All posts tagged: High School

How I Came to Love Shipping (and the Hot UPS Guy)

I was fifteen years old, answering phones in the main office of my high school. “Good afternoon, Park Ridge High School, how may I direct your call?” I’d look up the extension on the printed sheet and punch the square plastic buttons for HOLD and TRANSFER. My best friend had a work-study job in the guidance office, and I put in a few hours a week at my floating desk in the front office. One day, I was answering phones and a tall, handsome woman in a pantsuit pushed open the glass door. She introduced herself as a small business owner from down the street, and said she wanted to post a help wanted notice. “I need someone to work in my business, doing office work after school hours.” I took the index card from her and read the typed requirements. Typing, filing, something about shipping. “I’d like to apply,” I said. I put the card in my pocket, as if to say, I’m not posting this on any bulletin board. “All right,” she said. …

I’m The Embarrassing Parent I Never Wanted To Be

Valerie’s dad in his finest. (Photo courtesy Valerie Medina) You know the look. The I-can’t-believe-you-just-did-that look. The one that makes you feel like no matter how tiny your infraction, your teenager will forever remember this embarrassing moment. The problem is, it’s challenging for me to refrain from breaking into song-and-car-dance when Uptown Funk (or even Funky Cold Medina) comes on the radio. It doesn’t matter if a friend of my 15-year-old daughter’s is in the car, a random cute boy is biking by, or we are at a stoplight with a car full of her peers right next to us — this type of music gets into my soul and beckons me. Yes, I have officially become the embarrassing mom. Anytime my daughter catches a glimpse of this boy on our way to or from school, she reaches over, holds my arm down so I won’t attempt a wave, and says, “Don’t even think about offering him a ride, Mom!” It’s a legacy. Growing up with my dad was like being in a room with …

She Must Be My Lucky Star

(Graphic: Helen Jane Hearn/TueNight.com) For the first 12 or so years of my life, I was the good girl. My first act of rebellion came in seventh grade when I threw a bunch of baby carrots in the bathroom at church. (I have no idea know why I did this.) Before I could even be accused of the carrot caper, I confessed. Bowing down to authority seemed to be inked into my DNA. While other middle schoolers were experimenting with smoking, I could be found in the school band. I didn’t even play a cool instrument like the drums or the saxophone. No, I played the oboe, and the oboe is just about the nerdiest of the nerdy instruments a junior high schooler could play. Then in 8th grade, MTV came bursting into my room. That year, I spent every afternoon glued to the TV. I was enthralled by Duran Duran’s Hungry Like The Wolf. I escaped through a-ha’s comic book-styled world in Take On Me. I spent hours learning the moves to Michael Jackson’s Thriller. But …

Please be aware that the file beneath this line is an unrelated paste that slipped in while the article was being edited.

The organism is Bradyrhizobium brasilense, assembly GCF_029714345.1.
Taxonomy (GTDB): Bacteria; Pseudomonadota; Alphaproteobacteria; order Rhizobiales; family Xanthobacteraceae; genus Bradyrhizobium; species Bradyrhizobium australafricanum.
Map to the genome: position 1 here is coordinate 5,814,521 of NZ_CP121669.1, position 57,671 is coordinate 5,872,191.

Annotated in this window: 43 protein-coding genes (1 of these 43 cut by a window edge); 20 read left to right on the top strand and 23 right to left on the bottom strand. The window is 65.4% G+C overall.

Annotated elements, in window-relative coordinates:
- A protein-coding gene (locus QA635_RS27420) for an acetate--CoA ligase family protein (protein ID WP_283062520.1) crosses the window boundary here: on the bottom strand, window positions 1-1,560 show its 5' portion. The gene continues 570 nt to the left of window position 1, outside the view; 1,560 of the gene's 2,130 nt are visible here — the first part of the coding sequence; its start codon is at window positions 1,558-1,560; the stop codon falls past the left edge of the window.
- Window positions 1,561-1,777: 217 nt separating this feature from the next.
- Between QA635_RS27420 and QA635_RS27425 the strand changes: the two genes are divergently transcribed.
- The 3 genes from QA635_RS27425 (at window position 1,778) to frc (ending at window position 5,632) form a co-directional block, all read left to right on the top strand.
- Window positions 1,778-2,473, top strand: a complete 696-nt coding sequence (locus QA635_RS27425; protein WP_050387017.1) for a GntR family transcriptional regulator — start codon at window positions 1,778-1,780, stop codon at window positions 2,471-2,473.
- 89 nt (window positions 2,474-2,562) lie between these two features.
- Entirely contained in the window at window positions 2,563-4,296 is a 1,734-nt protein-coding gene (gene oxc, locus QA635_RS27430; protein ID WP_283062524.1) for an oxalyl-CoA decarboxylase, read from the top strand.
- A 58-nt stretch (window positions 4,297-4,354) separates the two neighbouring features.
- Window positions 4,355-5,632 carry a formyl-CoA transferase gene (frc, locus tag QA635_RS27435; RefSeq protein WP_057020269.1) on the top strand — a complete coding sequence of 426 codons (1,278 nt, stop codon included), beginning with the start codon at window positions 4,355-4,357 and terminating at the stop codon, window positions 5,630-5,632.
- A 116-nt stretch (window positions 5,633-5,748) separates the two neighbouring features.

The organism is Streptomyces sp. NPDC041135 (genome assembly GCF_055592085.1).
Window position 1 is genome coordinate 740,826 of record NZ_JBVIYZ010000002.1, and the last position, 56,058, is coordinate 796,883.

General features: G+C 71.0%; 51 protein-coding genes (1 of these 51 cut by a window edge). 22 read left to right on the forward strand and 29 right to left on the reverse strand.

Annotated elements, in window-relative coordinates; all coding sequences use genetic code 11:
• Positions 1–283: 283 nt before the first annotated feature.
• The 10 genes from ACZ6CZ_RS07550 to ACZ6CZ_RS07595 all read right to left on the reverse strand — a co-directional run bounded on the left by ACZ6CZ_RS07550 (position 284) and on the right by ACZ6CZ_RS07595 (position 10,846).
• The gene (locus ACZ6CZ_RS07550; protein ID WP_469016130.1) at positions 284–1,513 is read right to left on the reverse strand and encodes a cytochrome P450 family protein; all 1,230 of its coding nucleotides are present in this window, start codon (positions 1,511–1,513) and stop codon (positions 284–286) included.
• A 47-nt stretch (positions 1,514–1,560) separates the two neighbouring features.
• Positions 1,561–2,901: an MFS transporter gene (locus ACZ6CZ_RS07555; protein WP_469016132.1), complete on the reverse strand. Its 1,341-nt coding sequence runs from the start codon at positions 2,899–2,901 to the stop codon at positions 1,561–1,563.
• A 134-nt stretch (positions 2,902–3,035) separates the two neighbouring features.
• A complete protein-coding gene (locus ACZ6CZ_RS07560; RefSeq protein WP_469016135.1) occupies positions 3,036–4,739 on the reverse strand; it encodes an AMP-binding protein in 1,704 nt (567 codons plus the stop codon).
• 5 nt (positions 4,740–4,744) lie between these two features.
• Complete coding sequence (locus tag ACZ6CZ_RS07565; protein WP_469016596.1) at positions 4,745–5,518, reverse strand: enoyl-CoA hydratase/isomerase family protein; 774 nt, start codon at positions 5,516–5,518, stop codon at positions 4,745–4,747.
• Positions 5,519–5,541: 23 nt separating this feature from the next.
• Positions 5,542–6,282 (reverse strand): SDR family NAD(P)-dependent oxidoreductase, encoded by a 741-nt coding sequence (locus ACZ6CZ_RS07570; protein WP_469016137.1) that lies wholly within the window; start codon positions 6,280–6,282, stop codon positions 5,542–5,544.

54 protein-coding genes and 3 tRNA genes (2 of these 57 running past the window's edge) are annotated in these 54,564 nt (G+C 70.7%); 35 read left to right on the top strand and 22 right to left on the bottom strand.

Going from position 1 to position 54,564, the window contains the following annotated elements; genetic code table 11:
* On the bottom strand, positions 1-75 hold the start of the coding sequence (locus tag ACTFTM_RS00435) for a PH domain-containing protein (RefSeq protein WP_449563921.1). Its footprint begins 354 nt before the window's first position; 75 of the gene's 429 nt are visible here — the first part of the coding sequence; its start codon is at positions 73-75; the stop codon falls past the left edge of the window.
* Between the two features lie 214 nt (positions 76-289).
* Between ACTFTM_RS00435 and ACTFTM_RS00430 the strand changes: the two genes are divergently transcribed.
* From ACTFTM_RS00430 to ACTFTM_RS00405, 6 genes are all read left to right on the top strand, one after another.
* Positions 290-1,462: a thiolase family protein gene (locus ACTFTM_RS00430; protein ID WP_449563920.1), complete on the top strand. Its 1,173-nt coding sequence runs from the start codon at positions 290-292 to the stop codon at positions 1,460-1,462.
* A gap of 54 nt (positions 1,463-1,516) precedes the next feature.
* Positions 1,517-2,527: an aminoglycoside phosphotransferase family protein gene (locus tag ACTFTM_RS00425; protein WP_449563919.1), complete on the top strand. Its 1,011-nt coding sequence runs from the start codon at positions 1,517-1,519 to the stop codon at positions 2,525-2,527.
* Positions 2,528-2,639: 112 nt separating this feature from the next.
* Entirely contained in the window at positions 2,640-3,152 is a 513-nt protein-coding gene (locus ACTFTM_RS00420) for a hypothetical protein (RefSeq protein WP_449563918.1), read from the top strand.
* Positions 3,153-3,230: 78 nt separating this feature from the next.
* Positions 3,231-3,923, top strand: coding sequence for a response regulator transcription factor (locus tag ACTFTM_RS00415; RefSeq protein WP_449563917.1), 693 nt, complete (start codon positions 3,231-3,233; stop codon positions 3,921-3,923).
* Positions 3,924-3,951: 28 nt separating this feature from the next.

What the Bullied Girl Taught Me

(Collage by Helen Jane Hearn/TueNight) Reunions are like reflections. At least, that’s the thought I had after a recent high-school class reunion, though I could apply the same sentiment to family reunions, or really any encounter with people I haven’t seen in years. For at least a moment, you flash back to how you remember them — and yourself — at that time. Then there’s the inevitable question, “what have you been doing since I last saw you?” A friend once told me our reactions arc over time, much like our responses. At early reunions, like the five- or ten-year, familiarity still tends to run strong. You’ve stayed in touch with many old friends. They know what you’ve been doing. The range of individual achievements and failures remains fairly consistent. Many graduated college and got their first job; some got married. I was moving to New York. I was on my way up. By the 15th year, though, you start reflecting on the things you had planned for when you grew up. Because now you are grown up. You are what you are going to be. Is …

Margit’s Note: Don’t You (Forget About Me)

Images from Romy and Michele’s High School Reunion (Collage: Nancy Gonzalez/TueNight.com) We relate to people through certain time chunks in our lives — the high school chunk, the college chunk, that first job, the second, the time we moved to Chicago, the time we moved back. We have all these various “eras” that include different friends, favorite haunts, routes we drove, routines we’ve long since replaced, various versions of ourselves. Facebook has kept some of us in touch, blending our eras into one big slush pile of pals, but in-person reunions truly take us back. “Remember when Louis did that lawn job in Elliot’s front yard?” “Holy shit, yes. He had some crazy car.” “He had a Camaro!” I hadn’t seen or talked to Luke or Emily or Mana or Mark in 30 years but here we were conjuring up 30-year-old memories at our high school reunion. How short we (girls) hemmed our school kilts, terror-inspiring teachers, the nice ones, too (Mrs. Allen!), walking to school across the golf course, smoking clove cigarettes in the parking lot. “Wait, …